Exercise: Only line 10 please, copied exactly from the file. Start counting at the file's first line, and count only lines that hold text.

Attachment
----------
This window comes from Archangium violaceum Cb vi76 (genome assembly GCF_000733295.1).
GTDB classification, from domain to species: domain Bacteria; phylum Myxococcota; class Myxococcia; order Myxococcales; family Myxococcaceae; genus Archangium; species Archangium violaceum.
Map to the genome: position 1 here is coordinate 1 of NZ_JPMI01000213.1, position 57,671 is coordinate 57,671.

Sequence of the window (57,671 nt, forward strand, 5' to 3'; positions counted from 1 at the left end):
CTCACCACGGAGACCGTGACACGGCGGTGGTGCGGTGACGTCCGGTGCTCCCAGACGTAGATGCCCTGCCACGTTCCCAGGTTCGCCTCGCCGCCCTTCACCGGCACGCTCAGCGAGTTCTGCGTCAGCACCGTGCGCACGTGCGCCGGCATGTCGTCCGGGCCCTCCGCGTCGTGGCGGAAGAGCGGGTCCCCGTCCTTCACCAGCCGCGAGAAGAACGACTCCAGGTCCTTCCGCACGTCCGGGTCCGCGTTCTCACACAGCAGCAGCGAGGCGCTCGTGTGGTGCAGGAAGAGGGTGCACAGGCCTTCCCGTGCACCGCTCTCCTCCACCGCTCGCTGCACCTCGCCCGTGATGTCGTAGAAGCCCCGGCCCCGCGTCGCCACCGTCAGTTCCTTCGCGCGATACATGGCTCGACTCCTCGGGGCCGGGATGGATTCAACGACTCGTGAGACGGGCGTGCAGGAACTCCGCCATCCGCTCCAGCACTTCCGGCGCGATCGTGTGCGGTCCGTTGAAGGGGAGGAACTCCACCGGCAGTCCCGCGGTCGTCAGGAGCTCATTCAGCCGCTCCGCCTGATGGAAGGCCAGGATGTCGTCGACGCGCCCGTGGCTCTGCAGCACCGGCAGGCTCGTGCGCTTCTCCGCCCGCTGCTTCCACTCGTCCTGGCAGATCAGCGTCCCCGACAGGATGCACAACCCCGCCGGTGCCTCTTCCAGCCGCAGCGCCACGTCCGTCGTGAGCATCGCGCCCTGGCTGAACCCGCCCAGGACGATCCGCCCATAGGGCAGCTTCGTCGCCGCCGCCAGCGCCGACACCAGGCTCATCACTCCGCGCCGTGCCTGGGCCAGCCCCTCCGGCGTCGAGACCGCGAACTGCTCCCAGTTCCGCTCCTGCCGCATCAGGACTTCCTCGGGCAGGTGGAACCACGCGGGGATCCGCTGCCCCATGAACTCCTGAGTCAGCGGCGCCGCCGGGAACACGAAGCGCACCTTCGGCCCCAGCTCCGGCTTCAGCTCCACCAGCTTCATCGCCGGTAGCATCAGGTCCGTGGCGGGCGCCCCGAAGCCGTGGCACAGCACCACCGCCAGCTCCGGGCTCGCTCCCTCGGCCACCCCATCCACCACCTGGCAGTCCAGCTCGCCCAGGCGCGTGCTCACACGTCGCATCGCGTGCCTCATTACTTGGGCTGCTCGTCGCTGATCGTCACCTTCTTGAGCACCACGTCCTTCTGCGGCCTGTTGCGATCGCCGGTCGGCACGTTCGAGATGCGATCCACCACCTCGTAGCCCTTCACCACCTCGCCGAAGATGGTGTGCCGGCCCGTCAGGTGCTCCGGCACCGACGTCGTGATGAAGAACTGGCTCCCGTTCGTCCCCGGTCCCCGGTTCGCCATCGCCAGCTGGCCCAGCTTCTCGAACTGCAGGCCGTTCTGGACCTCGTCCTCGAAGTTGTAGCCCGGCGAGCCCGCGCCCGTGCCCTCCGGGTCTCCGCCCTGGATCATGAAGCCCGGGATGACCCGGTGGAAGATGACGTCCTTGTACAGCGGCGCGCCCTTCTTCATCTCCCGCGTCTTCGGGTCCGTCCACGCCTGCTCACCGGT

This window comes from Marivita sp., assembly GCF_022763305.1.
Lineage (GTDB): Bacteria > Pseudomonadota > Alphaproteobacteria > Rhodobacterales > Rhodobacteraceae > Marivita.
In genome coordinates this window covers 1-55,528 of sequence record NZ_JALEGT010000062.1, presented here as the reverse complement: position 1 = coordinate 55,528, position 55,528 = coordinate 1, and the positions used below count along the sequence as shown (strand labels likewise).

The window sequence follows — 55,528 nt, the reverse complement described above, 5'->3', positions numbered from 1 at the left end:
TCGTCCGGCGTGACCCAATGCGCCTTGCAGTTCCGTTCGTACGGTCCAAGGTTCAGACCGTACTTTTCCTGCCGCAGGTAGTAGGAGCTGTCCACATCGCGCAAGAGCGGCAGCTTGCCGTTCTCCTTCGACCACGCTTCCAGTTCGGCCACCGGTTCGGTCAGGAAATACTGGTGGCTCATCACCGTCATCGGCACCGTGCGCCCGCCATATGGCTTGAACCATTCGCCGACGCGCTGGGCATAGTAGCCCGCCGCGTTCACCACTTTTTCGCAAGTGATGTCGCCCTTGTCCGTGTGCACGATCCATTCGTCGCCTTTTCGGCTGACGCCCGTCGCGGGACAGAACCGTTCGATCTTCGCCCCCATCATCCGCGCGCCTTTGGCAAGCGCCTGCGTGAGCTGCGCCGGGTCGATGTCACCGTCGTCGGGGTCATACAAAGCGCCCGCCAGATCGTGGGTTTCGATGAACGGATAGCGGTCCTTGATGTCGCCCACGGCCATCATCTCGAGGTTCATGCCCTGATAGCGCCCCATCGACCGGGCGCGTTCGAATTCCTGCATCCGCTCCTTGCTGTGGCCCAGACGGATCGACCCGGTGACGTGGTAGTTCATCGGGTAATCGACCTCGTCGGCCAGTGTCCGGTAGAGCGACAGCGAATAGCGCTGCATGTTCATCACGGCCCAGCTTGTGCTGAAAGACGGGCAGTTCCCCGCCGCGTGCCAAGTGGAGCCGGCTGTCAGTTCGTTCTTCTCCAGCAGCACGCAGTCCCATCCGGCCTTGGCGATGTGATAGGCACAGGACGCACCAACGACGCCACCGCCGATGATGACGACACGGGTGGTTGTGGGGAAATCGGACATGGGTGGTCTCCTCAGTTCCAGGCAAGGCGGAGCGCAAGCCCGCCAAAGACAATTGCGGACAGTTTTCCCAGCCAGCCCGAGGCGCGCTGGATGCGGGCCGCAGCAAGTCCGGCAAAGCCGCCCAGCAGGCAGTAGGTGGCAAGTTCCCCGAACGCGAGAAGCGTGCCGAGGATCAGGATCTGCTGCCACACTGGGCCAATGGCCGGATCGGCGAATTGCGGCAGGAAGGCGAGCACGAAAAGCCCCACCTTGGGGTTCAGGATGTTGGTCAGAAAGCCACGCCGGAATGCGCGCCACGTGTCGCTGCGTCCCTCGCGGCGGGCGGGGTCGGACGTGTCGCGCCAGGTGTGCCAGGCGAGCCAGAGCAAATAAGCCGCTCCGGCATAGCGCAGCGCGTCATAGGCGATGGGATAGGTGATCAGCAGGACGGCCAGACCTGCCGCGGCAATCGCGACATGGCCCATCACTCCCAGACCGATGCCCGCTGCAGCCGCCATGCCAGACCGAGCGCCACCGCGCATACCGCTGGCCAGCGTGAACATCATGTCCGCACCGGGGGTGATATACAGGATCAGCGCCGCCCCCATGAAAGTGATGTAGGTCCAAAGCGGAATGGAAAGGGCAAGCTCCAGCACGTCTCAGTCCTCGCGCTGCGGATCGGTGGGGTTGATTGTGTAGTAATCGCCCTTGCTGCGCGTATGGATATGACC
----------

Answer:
TCGTCCGGCGTGACCCAATGCGCCTTGCAGTTCCGTTCGTACGGTCCAAGGTTCAGACCGTACTTTTCCTGCCGCAGGTAGTAGGAGCTGTCCACATCGCGCAAGAGCGGCAGCTTGCCGTTCTCCTTCGACCACGCTTCCAGTTCGGCCACCGGTTCGGTCAGGAAATACTGGTGGCTCATCACCGTCATCGGCACCGTGCGCCCGCCATATGGCTTGAACCATTCGCCGACGCGCTGGGCATAGTAGCCCGCCGCGTTCACCACTTTTTCGCAAGTGATGTCGCCCTTGTCCGTGTGCACGATCCATTCGTCGCCTTTTCGGCTGACGCCCGTCGCGGGACAGAACCGTTCGATCTTCGCCCCCATCATCCGCGCGCCTTTGGCAAGCGCCTGCGTGAGCTGCGCCGGGTCGATGTCACCGTCGTCGGGGTCATACAAAGCGCCCGCCAGATCGTGGGTTTCGATGAACGGATAGCGGTCCTTGATGTCGCCCACGGCCATCATCTCGAGGTTCATGCCCTGATAGCGCCCCATCGACCGGGCGCGTTCGAATTCCTGCATCCGCTCCTTGCTGTGGCCCAGACGGATCGACCCGGTGACGTGGTAGTTCATCGGGTAATCGACCTCGTCGGCCAGTGTCCGGTAGAGCGACAGCGAATAGCGCTGCATGTTCATCACGGCCCAGCTTGTGCTGAAAGACGGGCAGTTCCCCGCCGCGTGCCAAGTGGAGCCGGCTGTCAGTTCGTTCTTCTCCAGCAGCACGCAGTCCCATCCGGCCTTGGCGATGTGATAGGCACAGGACGCACCAACGACGCCACCGCCGATGATGACGACACGGGTGGTTGTGGGGAAATCGGACATGGGTGGTCTCCTCAGTTCCAGGCAAGGCGGAGCGCAAGCCCGCCAAAGACAATTGCGGACAGTTTTCCCAGCCAGCCCGAGGCGCGCTGGATGCGGGCCGCAGCAAGTCCGGCAAAGCCGCCCAGCAGGCAGTAGGTGGCAAGTTCCCCGAACGCGAGAAGCGTGCCGAGGATCAGGATCTGCTGCCACACTGGGCCAATGGCCGGATCGGCGAATTGCGGCAGGAAGGCGAGCACGAAAAGCCCCACCTTGGGGTTCAGGATGTTGGTCAGAAAGCCACGCCGGAATGCGCGCCACGTGTCGCTGCGTCCCTCGCGGCGGGCGGGGTCGGACGTGTCGCGCCAGGTGTGCCAGGCGAGCCAGAGCAAATAAGCCGCTCCGGCATAGCGCAGCGCGTCATAGGCGATGGGATAGGTGATCAGCAGGACGGCCAGACCTGCCGCGGCAATCGCGACATGGCCCATCACTCCCAGACCGATGCCCGCTGCAGCCGCCATGCCAGACCGAGCGCCACCGCGCATACCGCTGGCCAGCGTGAACATCATGTCCGCACCGGGGGTGATATACAGGATCAGCGCCGCCCCCATGAAAGTGATGTAGGTCCAAAGCGGAATGGAAAGGGCAAGCTCCAGCACGTCTCAGTCCTCGCGCTGCGGATCGGTGGGGTTGATTGTGTAGTAATCGCCCTTGCTGCGCGTATGGATATGACC